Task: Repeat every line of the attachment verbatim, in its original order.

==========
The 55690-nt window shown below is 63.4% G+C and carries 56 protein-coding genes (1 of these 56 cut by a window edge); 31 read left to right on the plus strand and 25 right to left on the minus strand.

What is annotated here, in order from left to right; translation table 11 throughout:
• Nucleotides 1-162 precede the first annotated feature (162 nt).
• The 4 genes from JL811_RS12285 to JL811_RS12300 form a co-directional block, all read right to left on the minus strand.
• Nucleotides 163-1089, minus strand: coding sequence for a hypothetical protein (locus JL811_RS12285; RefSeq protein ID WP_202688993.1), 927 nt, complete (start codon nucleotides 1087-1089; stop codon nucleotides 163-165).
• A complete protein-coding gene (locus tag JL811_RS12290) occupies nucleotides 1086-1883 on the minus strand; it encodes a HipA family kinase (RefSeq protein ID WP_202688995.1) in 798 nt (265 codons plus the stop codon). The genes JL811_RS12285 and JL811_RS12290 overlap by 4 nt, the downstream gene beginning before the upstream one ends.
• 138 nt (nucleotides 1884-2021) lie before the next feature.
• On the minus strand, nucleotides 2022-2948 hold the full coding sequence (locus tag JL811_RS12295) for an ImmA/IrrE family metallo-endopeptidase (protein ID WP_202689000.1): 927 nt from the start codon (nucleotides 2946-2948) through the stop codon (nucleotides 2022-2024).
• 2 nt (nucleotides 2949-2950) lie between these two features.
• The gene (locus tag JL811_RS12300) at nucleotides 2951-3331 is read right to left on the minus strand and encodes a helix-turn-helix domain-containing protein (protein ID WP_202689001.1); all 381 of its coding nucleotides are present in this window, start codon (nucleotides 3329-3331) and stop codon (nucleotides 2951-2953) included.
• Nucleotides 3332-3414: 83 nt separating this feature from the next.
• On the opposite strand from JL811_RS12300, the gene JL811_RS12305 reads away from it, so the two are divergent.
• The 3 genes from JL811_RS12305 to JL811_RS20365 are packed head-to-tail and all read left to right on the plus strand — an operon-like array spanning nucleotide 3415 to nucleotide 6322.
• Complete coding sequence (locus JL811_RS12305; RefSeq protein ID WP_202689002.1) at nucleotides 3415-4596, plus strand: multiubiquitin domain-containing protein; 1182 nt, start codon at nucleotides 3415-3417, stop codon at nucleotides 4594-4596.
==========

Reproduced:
The 55690-nt window shown below is 63.4% G+C and carries 56 protein-coding genes (1 of these 56 cut by a window edge); 31 read left to right on the plus strand and 25 right to left on the minus strand.

What is annotated here, in order from left to right; translation table 11 throughout:
• Nucleotides 1-162 precede the first annotated feature (162 nt).
• The 4 genes from JL811_RS12285 to JL811_RS12300 form a co-directional block, all read right to left on the minus strand.
• Nucleotides 163-1089, minus strand: coding sequence for a hypothetical protein (locus JL811_RS12285; RefSeq protein ID WP_202688993.1), 927 nt, complete (start codon nucleotides 1087-1089; stop codon nucleotides 163-165).
• A complete protein-coding gene (locus tag JL811_RS12290) occupies nucleotides 1086-1883 on the minus strand; it encodes a HipA family kinase (RefSeq protein ID WP_202688995.1) in 798 nt (265 codons plus the stop codon). The genes JL811_RS12285 and JL811_RS12290 overlap by 4 nt, the downstream gene beginning before the upstream one ends.
• 138 nt (nucleotides 1884-2021) lie before the next feature.
• On the minus strand, nucleotides 2022-2948 hold the full coding sequence (locus tag JL811_RS12295) for an ImmA/IrrE family metallo-endopeptidase (protein ID WP_202689000.1): 927 nt from the start codon (nucleotides 2946-2948) through the stop codon (nucleotides 2022-2024).
• 2 nt (nucleotides 2949-2950) lie between these two features.
• The gene (locus tag JL811_RS12300) at nucleotides 2951-3331 is read right to left on the minus strand and encodes a helix-turn-helix domain-containing protein (protein ID WP_202689001.1); all 381 of its coding nucleotides are present in this window, start codon (nucleotides 3329-3331) and stop codon (nucleotides 2951-2953) included.
• Nucleotides 3332-3414: 83 nt separating this feature from the next.
• On the opposite strand from JL811_RS12300, the gene JL811_RS12305 reads away from it, so the two are divergent.
• The 3 genes from JL811_RS12305 to JL811_RS20365 are packed head-to-tail and all read left to right on the plus strand — an operon-like array spanning nucleotide 3415 to nucleotide 6322.
• Complete coding sequence (locus JL811_RS12305; RefSeq protein ID WP_202689002.1) at nucleotides 3415-4596, plus strand: multiubiquitin domain-containing protein; 1182 nt, start codon at nucleotides 3415-3417, stop codon at nucleotides 4594-4596.